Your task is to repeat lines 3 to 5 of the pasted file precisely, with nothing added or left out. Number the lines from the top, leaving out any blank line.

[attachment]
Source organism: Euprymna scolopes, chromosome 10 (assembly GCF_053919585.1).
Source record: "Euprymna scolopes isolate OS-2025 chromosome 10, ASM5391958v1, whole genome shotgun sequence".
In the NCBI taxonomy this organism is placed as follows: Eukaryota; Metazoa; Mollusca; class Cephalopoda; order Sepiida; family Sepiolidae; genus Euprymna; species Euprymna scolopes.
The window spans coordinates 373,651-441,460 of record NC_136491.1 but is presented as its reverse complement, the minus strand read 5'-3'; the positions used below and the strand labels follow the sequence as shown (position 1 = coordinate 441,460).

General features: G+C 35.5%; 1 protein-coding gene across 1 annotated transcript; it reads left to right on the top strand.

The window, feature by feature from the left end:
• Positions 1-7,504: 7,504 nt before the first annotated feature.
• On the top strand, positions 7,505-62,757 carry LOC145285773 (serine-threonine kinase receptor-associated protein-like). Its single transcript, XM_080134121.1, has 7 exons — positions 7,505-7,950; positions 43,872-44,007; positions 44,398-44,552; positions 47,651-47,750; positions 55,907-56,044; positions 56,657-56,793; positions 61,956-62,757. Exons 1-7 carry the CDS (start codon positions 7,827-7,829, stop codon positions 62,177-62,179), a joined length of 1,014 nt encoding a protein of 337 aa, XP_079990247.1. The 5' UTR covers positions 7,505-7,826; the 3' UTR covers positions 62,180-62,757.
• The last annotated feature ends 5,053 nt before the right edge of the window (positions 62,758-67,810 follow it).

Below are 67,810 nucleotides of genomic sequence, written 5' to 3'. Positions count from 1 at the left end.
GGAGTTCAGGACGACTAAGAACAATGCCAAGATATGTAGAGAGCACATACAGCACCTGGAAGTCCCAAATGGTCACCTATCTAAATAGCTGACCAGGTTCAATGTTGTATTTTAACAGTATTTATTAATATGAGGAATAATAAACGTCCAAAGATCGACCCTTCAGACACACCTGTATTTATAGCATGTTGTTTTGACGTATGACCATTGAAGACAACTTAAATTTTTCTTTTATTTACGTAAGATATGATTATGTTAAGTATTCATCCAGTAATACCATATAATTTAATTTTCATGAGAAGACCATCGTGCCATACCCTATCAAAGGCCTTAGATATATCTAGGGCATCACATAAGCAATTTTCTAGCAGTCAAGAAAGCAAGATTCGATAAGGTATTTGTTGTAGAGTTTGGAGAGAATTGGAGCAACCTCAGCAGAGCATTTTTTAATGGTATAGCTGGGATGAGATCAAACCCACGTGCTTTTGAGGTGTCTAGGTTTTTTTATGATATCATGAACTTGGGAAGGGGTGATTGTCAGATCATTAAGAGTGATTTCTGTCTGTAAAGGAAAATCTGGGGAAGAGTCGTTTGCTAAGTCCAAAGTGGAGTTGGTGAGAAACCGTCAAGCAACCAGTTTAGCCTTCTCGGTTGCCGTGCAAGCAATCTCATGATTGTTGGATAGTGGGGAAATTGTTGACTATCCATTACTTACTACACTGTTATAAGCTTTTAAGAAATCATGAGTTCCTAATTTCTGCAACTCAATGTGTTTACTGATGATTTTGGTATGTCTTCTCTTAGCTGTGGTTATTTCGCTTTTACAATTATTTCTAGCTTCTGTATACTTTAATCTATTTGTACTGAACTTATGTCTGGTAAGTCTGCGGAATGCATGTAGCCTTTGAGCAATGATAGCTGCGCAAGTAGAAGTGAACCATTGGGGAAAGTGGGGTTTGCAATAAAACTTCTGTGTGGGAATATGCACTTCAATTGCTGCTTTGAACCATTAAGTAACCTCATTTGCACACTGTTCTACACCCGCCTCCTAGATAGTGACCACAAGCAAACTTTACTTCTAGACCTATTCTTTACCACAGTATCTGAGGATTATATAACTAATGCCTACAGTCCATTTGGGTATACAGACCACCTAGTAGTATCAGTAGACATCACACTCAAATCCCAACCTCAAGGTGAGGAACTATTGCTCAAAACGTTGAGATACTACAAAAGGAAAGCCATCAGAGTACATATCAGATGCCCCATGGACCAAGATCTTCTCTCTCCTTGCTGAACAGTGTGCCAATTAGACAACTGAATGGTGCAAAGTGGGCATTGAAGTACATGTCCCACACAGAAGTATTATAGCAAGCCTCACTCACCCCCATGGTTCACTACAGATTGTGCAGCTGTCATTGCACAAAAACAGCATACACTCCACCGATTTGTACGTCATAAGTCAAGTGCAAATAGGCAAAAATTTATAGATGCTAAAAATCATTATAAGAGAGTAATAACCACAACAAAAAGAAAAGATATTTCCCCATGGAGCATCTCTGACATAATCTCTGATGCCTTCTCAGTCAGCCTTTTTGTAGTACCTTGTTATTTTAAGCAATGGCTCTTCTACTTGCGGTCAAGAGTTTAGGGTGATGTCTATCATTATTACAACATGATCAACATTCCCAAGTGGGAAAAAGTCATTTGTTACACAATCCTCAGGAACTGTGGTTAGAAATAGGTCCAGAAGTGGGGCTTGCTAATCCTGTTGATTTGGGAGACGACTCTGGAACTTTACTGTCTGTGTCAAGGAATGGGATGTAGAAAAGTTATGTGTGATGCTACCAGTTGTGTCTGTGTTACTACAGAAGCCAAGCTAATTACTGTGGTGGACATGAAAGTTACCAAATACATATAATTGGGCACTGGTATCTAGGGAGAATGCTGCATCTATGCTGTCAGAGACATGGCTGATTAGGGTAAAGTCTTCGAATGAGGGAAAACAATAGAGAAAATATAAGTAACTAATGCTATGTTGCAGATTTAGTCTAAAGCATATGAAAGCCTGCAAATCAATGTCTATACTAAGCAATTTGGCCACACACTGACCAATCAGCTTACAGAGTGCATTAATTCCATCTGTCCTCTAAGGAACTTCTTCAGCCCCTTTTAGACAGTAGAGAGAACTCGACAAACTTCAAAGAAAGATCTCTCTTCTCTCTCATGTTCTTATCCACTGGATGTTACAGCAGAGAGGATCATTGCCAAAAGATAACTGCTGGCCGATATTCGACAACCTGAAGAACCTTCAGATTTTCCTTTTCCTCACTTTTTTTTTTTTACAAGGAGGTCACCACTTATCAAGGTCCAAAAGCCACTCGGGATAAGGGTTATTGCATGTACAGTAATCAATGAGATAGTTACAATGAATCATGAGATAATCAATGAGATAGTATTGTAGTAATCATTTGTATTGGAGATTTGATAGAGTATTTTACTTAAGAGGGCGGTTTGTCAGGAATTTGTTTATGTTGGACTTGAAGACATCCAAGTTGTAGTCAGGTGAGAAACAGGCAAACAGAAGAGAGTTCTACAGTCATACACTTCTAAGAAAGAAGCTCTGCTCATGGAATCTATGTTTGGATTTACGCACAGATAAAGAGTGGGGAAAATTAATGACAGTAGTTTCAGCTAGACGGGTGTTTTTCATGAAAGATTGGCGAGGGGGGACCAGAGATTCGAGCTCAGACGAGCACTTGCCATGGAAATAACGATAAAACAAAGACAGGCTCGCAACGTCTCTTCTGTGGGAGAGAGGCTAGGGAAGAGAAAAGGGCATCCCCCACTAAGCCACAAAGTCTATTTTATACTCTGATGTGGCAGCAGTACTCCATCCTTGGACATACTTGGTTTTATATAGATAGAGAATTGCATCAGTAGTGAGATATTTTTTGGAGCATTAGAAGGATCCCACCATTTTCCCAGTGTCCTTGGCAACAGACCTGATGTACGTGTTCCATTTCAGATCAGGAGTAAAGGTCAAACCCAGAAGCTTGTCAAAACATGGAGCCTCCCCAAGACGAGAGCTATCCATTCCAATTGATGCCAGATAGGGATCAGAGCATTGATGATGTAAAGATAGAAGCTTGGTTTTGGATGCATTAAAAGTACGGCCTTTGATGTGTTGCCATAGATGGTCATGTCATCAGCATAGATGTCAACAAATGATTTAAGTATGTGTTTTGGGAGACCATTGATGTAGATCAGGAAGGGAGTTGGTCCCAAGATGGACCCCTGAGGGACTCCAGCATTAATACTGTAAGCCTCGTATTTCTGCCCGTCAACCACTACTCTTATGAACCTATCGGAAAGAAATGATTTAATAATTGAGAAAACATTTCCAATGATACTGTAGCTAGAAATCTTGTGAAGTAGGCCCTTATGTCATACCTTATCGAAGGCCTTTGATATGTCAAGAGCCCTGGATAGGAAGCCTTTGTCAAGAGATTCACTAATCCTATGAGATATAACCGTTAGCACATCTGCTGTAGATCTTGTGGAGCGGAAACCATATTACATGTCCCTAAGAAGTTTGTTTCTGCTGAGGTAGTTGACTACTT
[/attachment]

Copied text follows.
In the NCBI taxonomy this organism is placed as follows: Eukaryota; Metazoa; Mollusca; class Cephalopoda; order Sepiida; family Sepiolidae; genus Euprymna; species Euprymna scolopes.
The window spans coordinates 373,651-441,460 of record NC_136491.1 but is presented as its reverse complement, the minus strand read 5'-3'; the positions used below and the strand labels follow the sequence as shown (position 1 = coordinate 441,460).

General features: G+C 35.5%; 1 protein-coding gene across 1 annotated transcript; it reads left to right on the top strand.